Epilogue on Sergeant John Matheson, "The Diarist"
John died at Kirn Park, Dunoon, on 2nd October 1856, aged 84 years.
There was no memorial notice or biography in the Glasgow Herald in the following days. There were no local papers in Dunoon or Oban then. In his will John desired that his wife, son and descendents should be buried in the grave he had bought, No. 110, Wall B, in the cemetery at Glasgow Cathedral. This lair with its railing, and painted inscription had cost him no less than £46/2/5 1/2 in 1824 - a very considerable sum then. He was probably buried there, for there is a worn back stone with the words "Burial Place of John Matheson". His wife was alive on 6th June 1832, (see his will) but, in spite of all my education (!) I cannot determine from the will whether she was alive on 7th October 1840, or even on 3rd August 1848 when he executed two codicils. I have not ascertained the date or place of her death, nor her burial place. Why no inscription of her name at his grave? Who slipped up?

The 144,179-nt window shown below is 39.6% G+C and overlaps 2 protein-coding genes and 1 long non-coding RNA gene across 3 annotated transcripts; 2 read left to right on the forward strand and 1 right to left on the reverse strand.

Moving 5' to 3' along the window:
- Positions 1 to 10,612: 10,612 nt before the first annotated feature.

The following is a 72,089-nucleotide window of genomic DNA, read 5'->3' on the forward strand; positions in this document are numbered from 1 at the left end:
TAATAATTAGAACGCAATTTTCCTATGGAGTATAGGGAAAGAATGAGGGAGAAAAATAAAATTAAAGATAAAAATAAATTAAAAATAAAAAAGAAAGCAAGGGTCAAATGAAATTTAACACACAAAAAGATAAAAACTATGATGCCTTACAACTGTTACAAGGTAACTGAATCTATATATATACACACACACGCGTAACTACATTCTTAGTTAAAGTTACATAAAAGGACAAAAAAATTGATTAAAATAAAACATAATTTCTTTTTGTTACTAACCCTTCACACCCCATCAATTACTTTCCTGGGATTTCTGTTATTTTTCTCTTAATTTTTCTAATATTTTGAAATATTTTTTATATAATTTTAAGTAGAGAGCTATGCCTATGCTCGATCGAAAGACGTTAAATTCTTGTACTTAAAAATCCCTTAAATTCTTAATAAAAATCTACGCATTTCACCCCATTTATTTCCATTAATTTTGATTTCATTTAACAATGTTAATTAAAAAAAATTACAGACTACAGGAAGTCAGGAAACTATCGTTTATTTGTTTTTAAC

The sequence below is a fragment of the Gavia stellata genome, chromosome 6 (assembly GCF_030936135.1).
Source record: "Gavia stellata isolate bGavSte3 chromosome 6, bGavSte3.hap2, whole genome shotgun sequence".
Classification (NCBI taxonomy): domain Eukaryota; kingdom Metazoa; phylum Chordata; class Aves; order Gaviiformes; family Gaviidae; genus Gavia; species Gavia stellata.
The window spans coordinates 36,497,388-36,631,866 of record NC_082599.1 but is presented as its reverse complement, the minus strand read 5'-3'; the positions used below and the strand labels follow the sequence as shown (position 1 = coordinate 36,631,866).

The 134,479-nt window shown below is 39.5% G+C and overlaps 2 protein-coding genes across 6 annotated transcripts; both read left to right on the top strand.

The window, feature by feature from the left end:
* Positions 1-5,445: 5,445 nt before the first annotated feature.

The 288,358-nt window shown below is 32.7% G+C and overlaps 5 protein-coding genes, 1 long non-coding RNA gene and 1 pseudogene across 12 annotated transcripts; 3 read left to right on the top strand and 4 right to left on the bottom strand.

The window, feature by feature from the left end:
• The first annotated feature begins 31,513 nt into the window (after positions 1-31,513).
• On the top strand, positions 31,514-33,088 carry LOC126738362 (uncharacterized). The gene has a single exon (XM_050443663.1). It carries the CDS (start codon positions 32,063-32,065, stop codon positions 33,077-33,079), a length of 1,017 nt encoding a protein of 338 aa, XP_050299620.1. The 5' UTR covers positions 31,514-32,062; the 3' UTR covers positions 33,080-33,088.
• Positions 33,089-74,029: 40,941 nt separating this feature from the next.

John's only son (by Elizabeth Gunn) did not accept his father's offer, but purchased a vault for himself, his wife and family - Epsilon No. 46, in the same cemetery. He, his wife and four children are buried there!
John's nephew, George Matheson, did not accept the privilege of resting alongside his uncle, but bought and used a plot - Zeta. No. 103 nearby - for himself, his spouse and their flock!
My researches show that today there are dozens of Mathesons, Murrays and Mackays who qualify under the Diarist's will for a place beside him, against Wall B. in Glasgow!
The Diarist was such a generous, kindly fellow that I do not understand why there are not a number of references in his Diary and Memorandum to Elizabeth Gunn. Perhaps there were, in the pages cut and torn out of his Memo Book. Who would remove them? John himself? One of the executors? There is a record of a payment of £20 on 15th August 1825 to Elizabeth McBain. Could this be Elizabeth Gunn, who had come South and married a McBain, a very rare name in Sutherland? She would be then about the same age as John, i.e. 53.
In his will and codicils John made ample provision for his widow, his only son, his two younger sisters, and for the children of his deceased brother, George. No one else came into it. By the time of the Diarist's death, his son John, then age 64, had probably received many gifts from his father, and was already a wealthy man in his own right. In a document dated 1860, the Diarist is described as a "Landowner". The inventory of the estate stated that the total value of his household goods, silver, books, cash in banks (four different ones!) etc. amounted to £645. I don't know whether this included landed property or not.